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Kidnapping: The Rising Conglomerate In Delta State



Anarchy as Delta community engages herdsmen in gun battle

By Paul E. Michael… The ungodly activities of Kidnappers in Delta State, mostly in the Isoko axis, have become a major security concern to dwellers in the oil rich State, such that most Deltans are now afraid to enjoy the comfort that comes with riches. With several kidnapping cases reported, Delta State can be described as a haven of insecurity. Thus, urgent action is needed to restore normalcy across the State.


I can argue that kidnapping is now the leading illegal business in Delta State, with partners,  contractors, consultants and agents spread all over the State. The pleasure derived from the ransom being paid to kidnappers, has blinded their sense of morality and made them heartless to the pains and agony of victims. This said pleasure has made the inhuman trade a destination for disgruntled elements, who are desperately seeking for self-satisfaction.


Apparently, the growth of kidnapping activities across the State has increased public anxiety beyond measures. The effects of this criminal behaviour are quite enormous. While investors are deterred from investing in the State, migrants, tourists and visitors are losing interest in the State on a daily basis. Like one of such visitors from Abuja puts it, “the easiest way to sign your death warrant”, he said, “is to visit Delta State and live a luxurious lifestyle”.


Outside the tension, anxiety and trauma that kidnapping has generated across the State, economic activities have been seriously affected. It is wisdom therefore, for the  government of the day to be more proactive in fulfillment of its primary responsibility, which is protection of the lives and properties of Deltans.


Factually, King Josiah Umukoro, the Odio-Ologbo of Olomoro Kingdom in Isoko South Council of Delta State, was reportedly kidnapped on January 29, 2016, barely a week after the dead body of the former Ubulu-Uku King in Aniocha North Council, Obi Akaeze Edward Ofulue III, was found after been kidnapped for several weeks.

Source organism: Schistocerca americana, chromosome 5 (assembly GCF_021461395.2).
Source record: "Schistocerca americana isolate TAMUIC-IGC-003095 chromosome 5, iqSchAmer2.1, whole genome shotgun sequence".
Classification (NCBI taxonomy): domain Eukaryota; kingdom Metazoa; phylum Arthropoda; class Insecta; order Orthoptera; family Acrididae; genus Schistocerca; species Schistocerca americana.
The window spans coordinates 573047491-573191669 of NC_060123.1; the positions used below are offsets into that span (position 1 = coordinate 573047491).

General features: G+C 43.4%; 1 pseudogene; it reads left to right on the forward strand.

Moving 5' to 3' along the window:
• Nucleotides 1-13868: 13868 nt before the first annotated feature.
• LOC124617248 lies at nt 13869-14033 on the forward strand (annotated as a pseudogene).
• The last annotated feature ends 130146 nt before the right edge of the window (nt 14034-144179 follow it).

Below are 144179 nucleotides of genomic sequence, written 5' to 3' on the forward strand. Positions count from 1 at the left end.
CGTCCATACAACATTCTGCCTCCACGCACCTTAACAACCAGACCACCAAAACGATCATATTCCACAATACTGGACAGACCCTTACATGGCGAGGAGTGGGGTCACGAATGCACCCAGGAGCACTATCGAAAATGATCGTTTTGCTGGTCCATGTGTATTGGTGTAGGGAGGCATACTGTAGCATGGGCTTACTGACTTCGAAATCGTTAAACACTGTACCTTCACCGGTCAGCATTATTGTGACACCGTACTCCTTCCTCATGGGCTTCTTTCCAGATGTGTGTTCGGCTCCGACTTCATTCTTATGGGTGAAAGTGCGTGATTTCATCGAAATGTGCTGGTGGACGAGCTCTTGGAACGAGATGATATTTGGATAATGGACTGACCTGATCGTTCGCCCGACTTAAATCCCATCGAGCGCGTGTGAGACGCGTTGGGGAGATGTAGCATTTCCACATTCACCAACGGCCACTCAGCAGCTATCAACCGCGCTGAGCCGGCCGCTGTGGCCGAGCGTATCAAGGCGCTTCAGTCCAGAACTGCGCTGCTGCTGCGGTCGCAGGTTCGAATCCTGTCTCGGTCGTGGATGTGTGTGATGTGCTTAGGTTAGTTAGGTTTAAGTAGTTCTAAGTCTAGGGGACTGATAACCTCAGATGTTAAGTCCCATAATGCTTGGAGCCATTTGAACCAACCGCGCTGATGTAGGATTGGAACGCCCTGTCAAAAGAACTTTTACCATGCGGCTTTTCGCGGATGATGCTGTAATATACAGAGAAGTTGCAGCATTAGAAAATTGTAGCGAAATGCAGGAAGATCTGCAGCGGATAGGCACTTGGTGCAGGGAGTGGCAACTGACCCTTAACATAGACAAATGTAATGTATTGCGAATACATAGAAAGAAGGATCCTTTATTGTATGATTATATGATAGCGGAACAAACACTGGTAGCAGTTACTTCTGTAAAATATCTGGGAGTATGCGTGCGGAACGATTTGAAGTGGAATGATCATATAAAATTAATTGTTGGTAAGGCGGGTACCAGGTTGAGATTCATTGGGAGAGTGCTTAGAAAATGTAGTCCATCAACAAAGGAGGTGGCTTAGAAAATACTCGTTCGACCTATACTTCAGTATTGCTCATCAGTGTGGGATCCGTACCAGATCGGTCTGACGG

Surprisingly, Chief (Mrs) Hope Evivie, who was first kidnapped on 17th January, 2014, was re-kidnapped for the third time, in a broad day light at her shop along Emore Road in Oleh, the headquarters of Isoko South Council Area, Delta State, about 9 days ago. The 65years old women is still languishing in an unknown destination. This is absurd, so I join those calling on the government to ensure she returns home safely.


Most recently is the kidnap of a Lawyer, Barr. F.O Obasohan, along Ozoro-Kwale Road, while heading to Court alongside his secretary. Though he was released on the night of 16th June, 2016, following the payment of about 0.5million ransom, the kidnap of the legal practitioner is most unfortunate and it reveals the height criminality has assumed in Delta State.


The government and security agents should not handle the cases of Chief (mrs) Hope Evivie and Barr. F.O Obasohan with laxity. It will be unjustifiable if those behind these clandestine operations are not apprehended and brought to book.


Going forward, kidnapping and general criminality needs to be strongly condemned by well meaning Deltans as well as opinion and religious leaders. The State and Local governments alongside Security agencies on their part need to set up intelligence network across the State, so as to combat and discourage the uprising of kidnapping and insecurity. This will help reduce the unnecessary and painful experiences kidnapping imposes on law abiding citizens.


The best way the government can do this is to invest in the security sector, mostly the intelligence departments, to enable officers in collaboration with community dwellers to source for vital information about kidnapping activities, critically analyse such information and used same to apprehend offenders.


Meanwhile, unemployment, which is a brainchild of corruption, is one major causes of kidnapping, though some persons indulge in the practice due to greed. Basically, every human deserve food and shelter for sustainable living. If such basic necessities cannot be afforded, one will likely sacrifice the principles of morality to satisfy his/her hunger. It is worthy of mentioning at this point that crime is an unhealthy and unlawful behaviour that all humans are vulnerable to.


With that in mind, the government of Delta State as well as Local government will be doing Deltans good if they focus on industrialisation, which will create job opportunities for the unemployed population in the State. This will help redirect the activities of the youths toward meaningful ventures and reduce their involvement in kidnapping and criminality.


In conclusion, Deltans need to be willing to overcome the existing barrier between the men of the Nigerian Police Force and citizens, by providing useful informations to the Police, bearing in mind that the fight against kidnapping and criminality is a collective fight. On the part of the Police, a more people-oriented policing approach should be adopted against the usual culture of force. Together, we can defeat kidnapping and be sure of maximum security of lives and properties.


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